Many many moons ago, more than can be now be counted by your crude time keeping, your ancestors were led here from the Burning Lands to escape the judgment of Holl upon the world. Their guide was a fanatical priest figure named named Arn. Arn was Hol's prophet, and the god told him of the mountain valley, as well as providing him with the charisma and wisdom to lead, guide and govern a new tribe whose origins, it is said, came from Holl making One of Many.
Arn died in course of time, but long after establishing the Children of Holl in their new home and raising up an order or priests, as well as beginning the building of an elaborate stone Temple to Holl in the cliffs of a distant mountain.
It is said to have taken three generations to see the completion of the temple of Holl. and much labor. Holl's priests were learned in secret studies that ensured a truly wondrous edifice to their god. For many moons, the priests governed the Children of Holl and a thriving and largely peaceful society flourished.
In course of time, others came to the mountains. New tribes of humans, but also strange beings who were like men but not men, some small, some great. There were early conflicts and struggles with the desperate people, people who knew not Holl. But the most significant incursions were by the Wolfen, a strange and terrifying race hitherto unknown to the children of Holl-- the Wolfen walked upright and were in bodily shape as a man, but covered with coarse fur, long brushy tails, and having wolve's heads.
They were abominations to your people, though some could speak the tongue of Holl's Children to the astonishment of your people.
There were many battles with the aggressive and warlike Wolfen, with great losses on both sides.
The Wolfen had all the forest senses and skills of a real wolf, but also cunning and iron smith skills like those of your people. They bore not only fang and claw but sword, knife and spear. And there were priests among them as well, ministers of a strange religion who, it is said, wielded Ancient Magic from before the Great Burning.
The greatest victory of the Wolfen, however, was the isolation of the
Temple of Holl from your tribe and the slaughter of the priests and
priestesses therein.They devoured everyone in the Temple and defiled and cast down its sanctums. With the near decimation of the Order of Holl, the knowledge of the priests and priestess was lessened when it died with it's greatest teachers, who, it is said, preserved nothing save through spoken learning. This knowledge included astronomical and numerical arts.
Yet Holl was with your tribe.
After a decade of intense warfare with ruthlessness on both sides, the Wolfen were brought to yield to demands of an end to the battles.
Your people were blessed by Holl with a secret weapon that led to this truce-- the Lost Wolfen.
It is the custom of the Wolfen to subject their cubs to an ordeal in very early childhood of a lone quest in the wilderness for a period of days during which the weaned cubs are commanded to survive by their own cunning, strength and devices before being returning to their home and being fully accepted into a Pack.
Many do not survive the ordeal--known among the Wolfen as the Quickening. These usually perish to wild animals, poison, the elements, or human hunters. The Wolfen do not mourn such unfortunates as they believe this affair is the means by which their goddess, the Moon, purges the weak and unfit from their ranks.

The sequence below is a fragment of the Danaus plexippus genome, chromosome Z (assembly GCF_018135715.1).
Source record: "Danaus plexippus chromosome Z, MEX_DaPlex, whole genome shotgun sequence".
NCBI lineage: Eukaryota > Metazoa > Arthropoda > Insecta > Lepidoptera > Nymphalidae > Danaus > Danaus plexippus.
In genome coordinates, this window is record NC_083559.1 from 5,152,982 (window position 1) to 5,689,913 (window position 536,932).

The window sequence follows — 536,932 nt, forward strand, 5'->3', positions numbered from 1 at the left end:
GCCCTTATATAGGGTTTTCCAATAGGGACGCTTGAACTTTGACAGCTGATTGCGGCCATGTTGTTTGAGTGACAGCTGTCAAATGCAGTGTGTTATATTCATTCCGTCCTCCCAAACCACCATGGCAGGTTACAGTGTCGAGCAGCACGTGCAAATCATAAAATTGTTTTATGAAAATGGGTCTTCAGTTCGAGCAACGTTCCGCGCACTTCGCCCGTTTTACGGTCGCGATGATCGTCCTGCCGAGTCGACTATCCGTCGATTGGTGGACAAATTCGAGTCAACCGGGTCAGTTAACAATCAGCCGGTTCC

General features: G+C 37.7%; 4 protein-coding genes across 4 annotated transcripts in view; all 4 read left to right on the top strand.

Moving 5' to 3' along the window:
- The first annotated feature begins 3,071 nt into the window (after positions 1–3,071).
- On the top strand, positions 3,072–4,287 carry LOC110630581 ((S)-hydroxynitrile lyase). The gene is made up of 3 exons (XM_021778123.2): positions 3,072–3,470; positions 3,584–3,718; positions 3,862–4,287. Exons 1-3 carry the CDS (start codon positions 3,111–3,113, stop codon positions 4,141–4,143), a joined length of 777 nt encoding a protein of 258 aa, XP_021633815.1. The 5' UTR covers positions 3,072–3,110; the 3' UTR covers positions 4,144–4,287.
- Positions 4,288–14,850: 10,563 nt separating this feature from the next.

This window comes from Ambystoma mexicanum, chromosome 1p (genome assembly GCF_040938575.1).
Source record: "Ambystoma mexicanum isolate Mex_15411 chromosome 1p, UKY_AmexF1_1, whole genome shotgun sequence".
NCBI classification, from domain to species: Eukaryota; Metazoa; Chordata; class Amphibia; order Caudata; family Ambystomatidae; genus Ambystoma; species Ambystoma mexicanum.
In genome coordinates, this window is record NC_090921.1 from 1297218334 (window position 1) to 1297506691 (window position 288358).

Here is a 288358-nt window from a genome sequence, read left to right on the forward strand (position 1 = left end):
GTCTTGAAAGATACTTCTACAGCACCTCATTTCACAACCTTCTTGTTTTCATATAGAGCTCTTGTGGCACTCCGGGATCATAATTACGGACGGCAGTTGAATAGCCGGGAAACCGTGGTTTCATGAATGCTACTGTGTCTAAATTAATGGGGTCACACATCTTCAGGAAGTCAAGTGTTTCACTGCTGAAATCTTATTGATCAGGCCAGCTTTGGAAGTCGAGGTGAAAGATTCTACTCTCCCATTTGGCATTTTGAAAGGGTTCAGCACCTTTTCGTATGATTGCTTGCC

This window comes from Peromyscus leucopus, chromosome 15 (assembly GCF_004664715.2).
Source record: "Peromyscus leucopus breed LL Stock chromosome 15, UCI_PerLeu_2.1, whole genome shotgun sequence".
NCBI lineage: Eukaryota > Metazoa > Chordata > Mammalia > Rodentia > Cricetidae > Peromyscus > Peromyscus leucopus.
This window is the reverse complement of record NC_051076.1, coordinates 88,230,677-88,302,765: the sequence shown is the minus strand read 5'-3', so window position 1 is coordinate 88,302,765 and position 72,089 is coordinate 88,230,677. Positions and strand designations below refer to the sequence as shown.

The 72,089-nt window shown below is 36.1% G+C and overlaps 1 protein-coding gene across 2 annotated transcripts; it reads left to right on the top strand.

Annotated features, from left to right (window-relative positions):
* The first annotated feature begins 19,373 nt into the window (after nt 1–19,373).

Early in the Wolfen/Man wars, questing Wolfen cubs were discovered by people of your tribe, lost and weakened in the mountain forests.
The more bloodthirsty of your people demanded the execution, and even the torture, of such Lost Wolfen. But the priests of Holl sternly forbade this, issuing prophetic words of Holl; these pitiful ones would become the salvation of your tribe.
They were to be rescued, raised and nurtured among humans.
In this way, Lost Wolfen became one with your tribe.
These Lost Wolfen became indomitable scouts and warriors. Although it was impossible to eradicate in them their native reverence for the Moon Goddess, they also became Children of Holl, and in course of time, some even became priests and priestesses to the god.
Confronted by the tenacity of your tribe combined with the Lost Wolfen advantage, the Wolfen were forced, after serious defeats, to agree to a peace.
Now comes the tale of your life time.
The lands of the Wolfen lie between your tribe and the ruins of the Temple of Holl.
The Children of Holl are not permitted to send re-builders or new acolytes to restore and populate the Temple, but small groups of pilgrims, including clerics, are allowed to pass through the Wolf Lands to the Temple and to return without violence, albeit being followed and watched by Wolfen scouts.
Lost Wolfen are hated by the Packs, but their tribal affiliation with the humans is honored in so far as pilgrimage is concerned.
Over time, the Temple has become a testing ground for certain brave Children of Holl.
Many perils are are said to lie within Holl's Temple, as well as treasures and artifacts.
To go and return grants one both wisdom and status, as ones having known the secrets of the Temple, though to speak of what lies within it's gates is forbidden, save among those who have made the pilgrimage and returned. Many who go never return...some return insane.
Now, you are of age to decide whether or no you will journey to the Temple of Holl and seek the secrets of the god and of the lost past of the Old Tribes, who were destroyed in the Great Burning.
What say you, Child of Holl?
Will you go? And with whom?
Friday, November 27, 2020
|A Short Bibliography in the Intro|
|Territorial Maps by Period|
|Irish Warriors at top and Visigoth Infantry at bottom|
|Harness and fittings of 9th and 10th Century Carolingian mounts.|
|Norman Warriors and their Banners|
|Viking Warriors, including wolf-skinned Berserks, and various Raven standards.|
|Back in the Day!|
|Evil Evie, the Huntress, permits me to give her a small serving of milk. Nothing says wargaming like a cat sipping milk. |